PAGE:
5. In response to last week's action item, FCSD reported that lighting conditions during braking have a higher priority than sticking to the 27.45° TPI elevation angle. The important point to be made here is that trajectory dispersions could cause the TPI time, based on the 27.45° elevation angle, to slip to such an extent that lighting at braking would be unsatisfactory. There are apparently two alternatives which can be considered to avoid ? from occurring. One is a real time adjustment in the TPI elevation angle if it becomes apparent that the TPI maneuver has slipped beyond acceptable limits and the other is a new proposal by Ed Lineberry that a small adjustment maneuver be made between NSR and TPI to return conditions to nominal at both TPI and braking. The rest of this memorandum is devoted to these two alternatives.
(a) Alternate One. Immediately after the NSR maneuver the crew takes about 10 sextant observations of the S-IVB to update its state vector, and then calls up the TPI targeting program (P-34) to obtain the TPI time. It is anticipated that this onboard solution for TPI time based on when the CSM will arrive at the position giving the desired elevation angle should be quite accurate. That is, all previous computations were based on ground determined state vectors which have a relatively large error in determination of TPI time. The onboard determination using sextant observations should be an order of magnitude more accurate. Accordingly, at this time in the operation we would have our first accurate indication of TPI time. The crew would compare this TPI time with the ground relayed ???????? of darkness ??????? determine if it has slipped excessively such that lighting ????? ??????????? maneuver ???????? unacceptable. In the event the slip is excessive the crew would terminate and recall P-34 utilizing the “time option” to determine the elevation angle consistent with an acceptable TPI time. Since it is necessary to utilize the “elevation angle option” in P-34 to permit a comparison of the onboard and ground solutions, the crew would have to terminate and recall P-34 using the elevation angle just determined as input. They would also have to relay the value of elevation angle to the ground for their computations. Obviously, the thrusting would not be along the line of sight for would TPI occur at 27.45°, but proper lighting conditions at braking would be assured.
(b) Alternate Two starts out the same way as One. That is, the crew updates the S-IVB state vector using the rendezvous navigation system and determines the TPI time and its slippage. Then, using this value of slippage they should be able to make a simple computation to determine a maneuver to adjust the TPI back to nominal time while retaining the nominal elevation angle. This maneuver would be horizontal and inplane to be made 30 seconds after NSR, probably using the Average G program (P-4?). The Orbital Mission Analysis Branch (formerly Rendezvous Analysis Branch) was given the action item of determining the computational technique or chart giving maneuver magnitude vs. desired change in TPI time. Since it is expected to be in the order of 1/3 fps for each minute TPI time change desired, and since we are talking about TPI time adjustments less than 15 minutes, the maneuver should be less than 5 fps. FCSD was asked to work out a detailed timeline which includes this maneuver to see if it presents any problems. One thing we are particularly interested is in whether it should be done as a standard procedure regardless of whether TPI time slippage was acceptable or not, or if it should only be done if some limit has been exceeded. Assuming the procedure is not too complex, my personal preference would be to make it a standard procedure. Phil Shaffer expects to spend some time next week with the “C” crew at the Florida AMB and will discuss this with them at that time.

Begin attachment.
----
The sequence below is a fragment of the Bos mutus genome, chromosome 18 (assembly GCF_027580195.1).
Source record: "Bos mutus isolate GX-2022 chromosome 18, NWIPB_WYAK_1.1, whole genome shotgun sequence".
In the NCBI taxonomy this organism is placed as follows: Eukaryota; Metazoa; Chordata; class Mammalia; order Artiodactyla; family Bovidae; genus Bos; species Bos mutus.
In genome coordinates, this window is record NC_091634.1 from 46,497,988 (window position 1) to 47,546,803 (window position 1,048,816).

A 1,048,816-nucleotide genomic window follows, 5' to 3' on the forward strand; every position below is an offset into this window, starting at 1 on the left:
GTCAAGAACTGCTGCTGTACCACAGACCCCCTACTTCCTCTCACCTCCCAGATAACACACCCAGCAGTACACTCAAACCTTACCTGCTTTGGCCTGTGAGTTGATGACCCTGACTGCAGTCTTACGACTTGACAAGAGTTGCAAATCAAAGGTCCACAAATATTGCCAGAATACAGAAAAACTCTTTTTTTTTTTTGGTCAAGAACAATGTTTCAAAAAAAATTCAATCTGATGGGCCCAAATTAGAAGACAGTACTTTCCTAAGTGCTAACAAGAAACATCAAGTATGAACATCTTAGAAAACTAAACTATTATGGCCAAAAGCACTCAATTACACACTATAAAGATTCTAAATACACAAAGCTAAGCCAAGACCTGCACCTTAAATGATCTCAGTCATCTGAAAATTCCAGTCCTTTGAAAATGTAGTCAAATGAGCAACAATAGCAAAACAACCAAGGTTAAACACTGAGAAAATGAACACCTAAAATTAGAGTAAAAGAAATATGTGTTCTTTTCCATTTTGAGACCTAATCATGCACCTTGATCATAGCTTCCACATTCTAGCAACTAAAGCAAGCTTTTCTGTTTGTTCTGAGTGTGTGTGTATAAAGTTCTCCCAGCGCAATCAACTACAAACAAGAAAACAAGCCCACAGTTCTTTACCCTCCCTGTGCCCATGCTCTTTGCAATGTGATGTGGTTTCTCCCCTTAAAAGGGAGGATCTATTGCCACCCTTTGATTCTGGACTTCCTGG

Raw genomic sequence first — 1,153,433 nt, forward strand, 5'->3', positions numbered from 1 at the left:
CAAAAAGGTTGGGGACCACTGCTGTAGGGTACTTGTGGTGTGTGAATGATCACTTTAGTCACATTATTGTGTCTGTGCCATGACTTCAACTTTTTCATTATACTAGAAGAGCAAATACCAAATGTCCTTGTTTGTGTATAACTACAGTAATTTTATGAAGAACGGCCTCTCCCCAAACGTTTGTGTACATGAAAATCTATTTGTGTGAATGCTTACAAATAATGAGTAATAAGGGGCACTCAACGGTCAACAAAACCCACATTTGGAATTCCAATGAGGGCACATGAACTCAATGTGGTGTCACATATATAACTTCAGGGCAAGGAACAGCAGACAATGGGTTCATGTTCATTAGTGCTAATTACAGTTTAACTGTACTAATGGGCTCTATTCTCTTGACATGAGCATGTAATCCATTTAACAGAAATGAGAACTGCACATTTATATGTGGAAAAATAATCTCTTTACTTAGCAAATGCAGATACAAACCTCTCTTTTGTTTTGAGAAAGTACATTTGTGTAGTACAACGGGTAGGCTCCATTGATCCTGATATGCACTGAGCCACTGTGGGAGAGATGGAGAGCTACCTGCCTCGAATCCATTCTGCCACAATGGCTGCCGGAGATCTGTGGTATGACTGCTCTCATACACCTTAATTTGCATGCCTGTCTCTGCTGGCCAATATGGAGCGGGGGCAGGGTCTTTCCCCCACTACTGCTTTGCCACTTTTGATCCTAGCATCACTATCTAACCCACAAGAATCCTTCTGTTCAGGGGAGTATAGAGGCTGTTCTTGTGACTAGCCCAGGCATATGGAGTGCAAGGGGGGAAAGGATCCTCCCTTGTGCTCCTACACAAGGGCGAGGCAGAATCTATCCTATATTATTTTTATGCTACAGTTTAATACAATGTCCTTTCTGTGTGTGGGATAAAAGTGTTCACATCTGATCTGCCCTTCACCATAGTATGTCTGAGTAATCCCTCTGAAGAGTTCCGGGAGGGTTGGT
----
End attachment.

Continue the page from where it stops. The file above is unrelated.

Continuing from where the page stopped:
6. Consideration has been given to having the crew call up the TPI targeting program (P-34) immediately after NSR in order to determine TPI time in order to set the spacecraft clocks. Currently the consensus is that this is not a useful operation and it should be dropped from the timeline.
7. As you can see, we are really getting into the fine detail on the “C” rendezvous and I predict that if we spend the next two or three sessions going through the mission techniques flow charts, we will be ready to call in the rest of the world and we could then ice this whole thing down within the next couple of months. Right now I expect the next meeting will be devoted to the review of the flow charts.